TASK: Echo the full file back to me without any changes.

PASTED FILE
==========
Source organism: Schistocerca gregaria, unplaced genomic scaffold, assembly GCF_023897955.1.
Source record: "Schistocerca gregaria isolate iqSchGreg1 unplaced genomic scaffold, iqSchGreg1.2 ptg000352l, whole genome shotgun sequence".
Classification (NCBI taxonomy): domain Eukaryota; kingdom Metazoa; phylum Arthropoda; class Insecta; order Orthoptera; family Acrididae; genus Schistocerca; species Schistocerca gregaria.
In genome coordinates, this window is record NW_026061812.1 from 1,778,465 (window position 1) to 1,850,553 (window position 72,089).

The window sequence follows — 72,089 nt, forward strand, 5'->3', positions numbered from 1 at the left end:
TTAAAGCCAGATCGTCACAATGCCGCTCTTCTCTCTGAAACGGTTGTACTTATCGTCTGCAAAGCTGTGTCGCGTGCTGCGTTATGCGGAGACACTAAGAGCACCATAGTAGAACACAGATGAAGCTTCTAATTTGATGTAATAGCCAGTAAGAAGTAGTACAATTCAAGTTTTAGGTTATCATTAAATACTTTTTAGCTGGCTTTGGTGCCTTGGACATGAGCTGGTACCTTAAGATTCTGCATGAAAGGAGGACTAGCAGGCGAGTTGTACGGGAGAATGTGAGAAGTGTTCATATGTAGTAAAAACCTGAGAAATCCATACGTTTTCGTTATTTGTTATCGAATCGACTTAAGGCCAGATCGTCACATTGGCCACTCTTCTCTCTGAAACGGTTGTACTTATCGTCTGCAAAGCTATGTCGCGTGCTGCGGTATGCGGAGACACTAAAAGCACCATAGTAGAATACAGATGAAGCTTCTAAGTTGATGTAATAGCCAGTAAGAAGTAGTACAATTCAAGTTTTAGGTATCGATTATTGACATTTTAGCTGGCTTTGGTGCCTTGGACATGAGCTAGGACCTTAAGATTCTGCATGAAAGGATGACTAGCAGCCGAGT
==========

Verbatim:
Source organism: Schistocerca gregaria, unplaced genomic scaffold, assembly GCF_023897955.1.
Source record: "Schistocerca gregaria isolate iqSchGreg1 unplaced genomic scaffold, iqSchGreg1.2 ptg000352l, whole genome shotgun sequence".
Classification (NCBI taxonomy): domain Eukaryota; kingdom Metazoa; phylum Arthropoda; class Insecta; order Orthoptera; family Acrididae; genus Schistocerca; species Schistocerca gregaria.
In genome coordinates, this window is record NW_026061812.1 from 1,778,465 (window position 1) to 1,850,553 (window position 72,089).

The window sequence follows — 72,089 nt, forward strand, 5'->3', positions numbered from 1 at the left end:
TTAAAGCCAGATCGTCACAATGCCGCTCTTCTCTCTGAAACGGTTGTACTTATCGTCTGCAAAGCTGTGTCGCGTGCTGCGTTATGCGGAGACACTAAGAGCACCATAGTAGAACACAGATGAAGCTTCTAATTTGATGTAATAGCCAGTAAGAAGTAGTACAATTCAAGTTTTAGGTTATCATTAAATACTTTTTAGCTGGCTTTGGTGCCTTGGACATGAGCTGGTACCTTAAGATTCTGCATGAAAGGAGGACTAGCAGGCGAGTTGTACGGGAGAATGTGAGAAGTGTTCATATGTAGTAAAAACCTGAGAAATCCATACGTTTTCGTTATTTGTTATCGAATCGACTTAAGGCCAGATCGTCACATTGGCCACTCTTCTCTCTGAAACGGTTGTACTTATCGTCTGCAAAGCTATGTCGCGTGCTGCGGTATGCGGAGACACTAAAAGCACCATAGTAGAATACAGATGAAGCTTCTAAGTTGATGTAATAGCCAGTAAGAAGTAGTACAATTCAAGTTTTAGGTATCGATTATTGACATTTTAGCTGGCTTTGGTGCCTTGGACATGAGCTAGGACCTTAAGATTCTGCATGAAAGGATGACTAGCAGCCGAGT